Mainstream Christianity often does battle with mainstream liberal values, be that over women in the church, LGBT rights or contraception and abortion. So when I learned that there was a Liberal Democrat Christian Forum and they’d embarked on a new publication entitled “Liberal Democrats do God” my interest was piqued.
At £6.67 on Amazon, I was somewhat surprised when it arrived at its rather lightweight look and feel. At just 70-80 pages, this is no War and Peace.
My first impression of the book upon opening was the number of high profile writers from Tim Farron, Duncan Hames, to Baroness Brinton and Sir Alan Beith … an undoubted breadth and range of Lib Dem opinion and experience.
The books is split into two sections, the first “Why should we do God?” covers essays by John Pugh MP, Tm Farron MP, Greg Mulholland MP and Sir Andrew Stunnell MP. All seek to explain why they hold their respective faiths and how they interlink with liberalism.
The boldest of the lot is Tim Farron’s, for he sets out the claim that the evidence for Christianity is ‘staggeringly compelling;’ This is a bold claim from Farron that will undoubtedly make headlines. It seems writing about Christianity, Farron excels with his heart on sleeve technique that is the centrepiece for most party conferences.
Greg Mulholland then takes on what he calls an “increasing moral conformity” in the party; he hypothesises that many want to eliminate Christianity from internal debates. His style is what you’d expect from a Yorkshire MP – plain speaking. Greg could also win the award for the most uses of the world ‘illiberal’ in the shortest period, making his piece often feel like buzzword bingo than any serious attempt at confronting the failures of debate.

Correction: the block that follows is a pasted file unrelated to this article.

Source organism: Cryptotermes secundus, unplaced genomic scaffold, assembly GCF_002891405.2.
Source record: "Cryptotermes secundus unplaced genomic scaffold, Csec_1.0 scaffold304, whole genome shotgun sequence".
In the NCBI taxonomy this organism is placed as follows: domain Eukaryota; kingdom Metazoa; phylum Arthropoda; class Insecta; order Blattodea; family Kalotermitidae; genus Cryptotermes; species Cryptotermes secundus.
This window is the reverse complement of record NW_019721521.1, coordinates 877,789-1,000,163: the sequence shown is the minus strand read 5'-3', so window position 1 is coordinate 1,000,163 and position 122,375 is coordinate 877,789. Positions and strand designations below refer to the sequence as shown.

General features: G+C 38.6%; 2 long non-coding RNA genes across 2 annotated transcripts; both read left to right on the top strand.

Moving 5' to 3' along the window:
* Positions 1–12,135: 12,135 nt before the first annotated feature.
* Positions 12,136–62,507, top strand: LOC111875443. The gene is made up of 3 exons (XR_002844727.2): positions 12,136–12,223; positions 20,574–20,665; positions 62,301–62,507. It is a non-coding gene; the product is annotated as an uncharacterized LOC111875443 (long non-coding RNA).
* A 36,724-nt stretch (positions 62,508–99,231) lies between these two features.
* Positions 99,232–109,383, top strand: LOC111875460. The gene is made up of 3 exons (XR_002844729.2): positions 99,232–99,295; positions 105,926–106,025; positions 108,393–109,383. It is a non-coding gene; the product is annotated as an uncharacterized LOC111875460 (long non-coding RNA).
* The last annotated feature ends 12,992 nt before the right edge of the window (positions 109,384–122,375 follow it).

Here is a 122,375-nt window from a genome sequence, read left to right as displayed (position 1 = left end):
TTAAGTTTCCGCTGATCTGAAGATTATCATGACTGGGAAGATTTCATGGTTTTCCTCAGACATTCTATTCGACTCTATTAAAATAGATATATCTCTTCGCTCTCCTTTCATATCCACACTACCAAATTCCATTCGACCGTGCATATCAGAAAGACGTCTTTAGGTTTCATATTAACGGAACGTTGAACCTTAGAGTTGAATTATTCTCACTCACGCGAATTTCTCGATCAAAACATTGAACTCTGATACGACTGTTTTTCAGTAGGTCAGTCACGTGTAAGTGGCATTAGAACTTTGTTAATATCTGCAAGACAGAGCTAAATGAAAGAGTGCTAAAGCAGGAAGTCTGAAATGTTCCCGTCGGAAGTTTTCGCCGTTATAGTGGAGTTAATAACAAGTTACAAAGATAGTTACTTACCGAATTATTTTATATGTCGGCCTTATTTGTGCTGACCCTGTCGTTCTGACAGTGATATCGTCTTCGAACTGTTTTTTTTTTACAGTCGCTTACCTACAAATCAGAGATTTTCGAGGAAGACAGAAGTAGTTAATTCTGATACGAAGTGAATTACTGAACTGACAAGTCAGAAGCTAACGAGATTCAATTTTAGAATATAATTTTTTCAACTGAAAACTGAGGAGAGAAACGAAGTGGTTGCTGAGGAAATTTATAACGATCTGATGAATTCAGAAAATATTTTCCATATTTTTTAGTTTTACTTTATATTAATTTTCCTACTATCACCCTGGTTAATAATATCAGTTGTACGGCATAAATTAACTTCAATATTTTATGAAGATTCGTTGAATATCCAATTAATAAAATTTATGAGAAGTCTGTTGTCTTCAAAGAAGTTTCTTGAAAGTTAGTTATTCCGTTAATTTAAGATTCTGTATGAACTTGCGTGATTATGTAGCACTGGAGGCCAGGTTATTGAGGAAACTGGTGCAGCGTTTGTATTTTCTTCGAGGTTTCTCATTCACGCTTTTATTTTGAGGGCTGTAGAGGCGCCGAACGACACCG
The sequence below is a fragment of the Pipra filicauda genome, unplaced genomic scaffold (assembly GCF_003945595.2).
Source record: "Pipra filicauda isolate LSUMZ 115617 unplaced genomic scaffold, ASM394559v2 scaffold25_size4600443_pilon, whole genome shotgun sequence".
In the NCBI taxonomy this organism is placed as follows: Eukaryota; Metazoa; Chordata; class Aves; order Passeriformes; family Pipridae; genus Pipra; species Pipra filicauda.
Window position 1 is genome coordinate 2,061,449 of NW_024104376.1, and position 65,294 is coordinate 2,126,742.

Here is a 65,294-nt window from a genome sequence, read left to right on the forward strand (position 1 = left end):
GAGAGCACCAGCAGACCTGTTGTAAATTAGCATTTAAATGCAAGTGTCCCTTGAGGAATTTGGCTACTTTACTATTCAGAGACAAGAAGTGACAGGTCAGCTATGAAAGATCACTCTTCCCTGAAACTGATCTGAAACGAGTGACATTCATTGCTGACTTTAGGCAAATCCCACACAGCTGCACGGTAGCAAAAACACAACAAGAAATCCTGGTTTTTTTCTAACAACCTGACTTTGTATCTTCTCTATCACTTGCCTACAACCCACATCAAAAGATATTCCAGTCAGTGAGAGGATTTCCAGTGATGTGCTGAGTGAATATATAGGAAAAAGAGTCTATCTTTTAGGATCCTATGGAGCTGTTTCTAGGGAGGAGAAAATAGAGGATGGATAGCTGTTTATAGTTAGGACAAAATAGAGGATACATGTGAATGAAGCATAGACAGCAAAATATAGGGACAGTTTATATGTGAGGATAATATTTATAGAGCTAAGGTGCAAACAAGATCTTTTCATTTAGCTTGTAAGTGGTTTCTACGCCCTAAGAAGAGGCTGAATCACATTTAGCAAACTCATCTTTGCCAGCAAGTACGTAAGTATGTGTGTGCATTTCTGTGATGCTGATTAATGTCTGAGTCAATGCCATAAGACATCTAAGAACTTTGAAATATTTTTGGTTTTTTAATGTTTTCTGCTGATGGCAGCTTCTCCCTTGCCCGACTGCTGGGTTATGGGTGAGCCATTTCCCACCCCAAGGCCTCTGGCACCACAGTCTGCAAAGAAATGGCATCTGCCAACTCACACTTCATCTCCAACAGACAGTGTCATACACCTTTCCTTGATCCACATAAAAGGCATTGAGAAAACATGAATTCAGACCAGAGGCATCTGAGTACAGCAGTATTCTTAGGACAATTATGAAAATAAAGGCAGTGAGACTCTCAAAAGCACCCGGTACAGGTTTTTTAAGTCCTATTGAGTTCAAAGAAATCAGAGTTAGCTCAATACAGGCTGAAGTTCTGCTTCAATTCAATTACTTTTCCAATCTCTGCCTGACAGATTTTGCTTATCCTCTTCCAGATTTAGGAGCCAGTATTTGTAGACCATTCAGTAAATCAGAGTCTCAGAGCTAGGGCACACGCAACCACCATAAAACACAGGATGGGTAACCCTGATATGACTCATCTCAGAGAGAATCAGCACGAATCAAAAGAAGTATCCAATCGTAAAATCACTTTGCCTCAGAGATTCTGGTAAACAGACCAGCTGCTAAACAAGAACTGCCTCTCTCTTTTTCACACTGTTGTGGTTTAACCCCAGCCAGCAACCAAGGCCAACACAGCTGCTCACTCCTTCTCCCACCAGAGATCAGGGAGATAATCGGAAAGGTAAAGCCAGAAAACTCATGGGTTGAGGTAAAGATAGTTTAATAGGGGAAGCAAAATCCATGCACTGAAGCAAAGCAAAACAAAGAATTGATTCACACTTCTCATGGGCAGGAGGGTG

This leads to the second section ‘How should we ‘do God?”, with each author writing on a Christian value and how it can be applied to a certain policy or outlook. What’s noticeable is that most essays average 3-4 sides (which includes headline space, and quote boxes) which never feel long enough to develop any coherent argument or interesting thesis, thus most of the writing flies by without a lasting impression. Worthy to mention is Duncan Hames’ Green piece which uses the principle of stewardship to justify environmentalism, which feels like most of the green agenda, dull but worthy.
One thing that rankles me through the book is the style and presentation. Often there are completely blank pages, the spacing between paragraphs is horrible and the biggest crime of all is that fonts seem to change from paragraph to paragraph. This detracts from what otherwise is and could be a serious and professional publication.
It’s hard to believe that this book won’t cause controversy – and it will stick in the craw of many of our more strident secular members, but it is a publication with merit. Whilst the book should be applauded for adding to the market place of ideas within the party, ultimately it falls short of other collections of essays, hamstrung by its short length and often unoriginal ideas. It’s destined to make a big bang but it won’t revolutionise the party.
* Andrew Emmerson is a Liberal Democrat activist from the North of England